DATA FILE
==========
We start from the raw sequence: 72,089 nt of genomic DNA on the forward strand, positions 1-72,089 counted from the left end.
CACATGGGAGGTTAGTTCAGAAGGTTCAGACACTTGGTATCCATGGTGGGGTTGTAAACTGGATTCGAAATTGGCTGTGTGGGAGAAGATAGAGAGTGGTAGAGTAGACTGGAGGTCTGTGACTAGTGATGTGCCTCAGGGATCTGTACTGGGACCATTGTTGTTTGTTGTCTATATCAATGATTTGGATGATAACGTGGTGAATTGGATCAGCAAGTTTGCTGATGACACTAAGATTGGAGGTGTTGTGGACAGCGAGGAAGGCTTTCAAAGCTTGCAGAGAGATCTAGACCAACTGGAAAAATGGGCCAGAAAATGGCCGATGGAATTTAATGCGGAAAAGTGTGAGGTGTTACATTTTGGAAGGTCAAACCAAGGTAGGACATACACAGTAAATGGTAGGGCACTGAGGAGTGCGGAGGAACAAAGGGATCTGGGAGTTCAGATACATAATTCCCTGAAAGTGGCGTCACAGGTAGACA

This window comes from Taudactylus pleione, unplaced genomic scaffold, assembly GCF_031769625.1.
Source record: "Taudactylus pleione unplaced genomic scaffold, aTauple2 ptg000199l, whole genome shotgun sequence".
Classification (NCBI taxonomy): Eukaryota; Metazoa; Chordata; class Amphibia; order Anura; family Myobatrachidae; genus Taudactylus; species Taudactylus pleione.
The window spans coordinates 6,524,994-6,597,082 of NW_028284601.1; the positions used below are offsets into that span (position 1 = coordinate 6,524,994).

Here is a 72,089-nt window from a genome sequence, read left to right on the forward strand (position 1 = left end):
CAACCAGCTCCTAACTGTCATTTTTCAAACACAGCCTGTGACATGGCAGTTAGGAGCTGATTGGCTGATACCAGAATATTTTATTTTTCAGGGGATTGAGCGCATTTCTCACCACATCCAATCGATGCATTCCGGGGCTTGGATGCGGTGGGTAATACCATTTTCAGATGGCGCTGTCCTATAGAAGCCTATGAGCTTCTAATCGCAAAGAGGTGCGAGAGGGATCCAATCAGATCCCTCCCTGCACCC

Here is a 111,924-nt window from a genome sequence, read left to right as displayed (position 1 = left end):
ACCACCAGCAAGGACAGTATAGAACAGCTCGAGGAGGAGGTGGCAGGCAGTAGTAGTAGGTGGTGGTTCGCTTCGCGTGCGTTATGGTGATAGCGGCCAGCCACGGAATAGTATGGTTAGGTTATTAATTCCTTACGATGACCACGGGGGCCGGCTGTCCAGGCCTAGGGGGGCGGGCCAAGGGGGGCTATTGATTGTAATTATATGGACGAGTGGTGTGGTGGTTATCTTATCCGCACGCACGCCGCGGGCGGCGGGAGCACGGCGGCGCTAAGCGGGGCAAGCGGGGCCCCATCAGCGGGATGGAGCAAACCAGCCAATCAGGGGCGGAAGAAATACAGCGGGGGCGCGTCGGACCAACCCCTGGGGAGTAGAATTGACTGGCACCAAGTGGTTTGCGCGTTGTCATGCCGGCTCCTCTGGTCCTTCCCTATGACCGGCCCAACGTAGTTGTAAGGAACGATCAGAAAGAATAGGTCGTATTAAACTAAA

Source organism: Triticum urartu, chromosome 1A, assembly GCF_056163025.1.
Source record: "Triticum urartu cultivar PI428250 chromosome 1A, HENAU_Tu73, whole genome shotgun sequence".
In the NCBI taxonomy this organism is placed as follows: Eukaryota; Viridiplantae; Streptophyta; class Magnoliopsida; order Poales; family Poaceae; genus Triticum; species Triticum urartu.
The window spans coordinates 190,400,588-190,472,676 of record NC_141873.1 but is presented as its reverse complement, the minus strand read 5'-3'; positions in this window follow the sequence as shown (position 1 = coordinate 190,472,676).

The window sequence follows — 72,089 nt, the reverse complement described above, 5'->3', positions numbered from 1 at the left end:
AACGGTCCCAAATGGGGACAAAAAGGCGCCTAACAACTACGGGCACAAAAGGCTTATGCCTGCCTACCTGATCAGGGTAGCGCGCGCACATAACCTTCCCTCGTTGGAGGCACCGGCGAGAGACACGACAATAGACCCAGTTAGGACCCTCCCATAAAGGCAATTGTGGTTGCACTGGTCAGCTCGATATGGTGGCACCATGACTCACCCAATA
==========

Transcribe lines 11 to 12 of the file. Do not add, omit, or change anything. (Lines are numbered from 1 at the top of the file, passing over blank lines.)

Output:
Source organism: Triticum urartu, chromosome 1A, assembly GCF_056163025.1.
Source record: "Triticum urartu cultivar PI428250 chromosome 1A, HENAU_Tu73, whole genome shotgun sequence".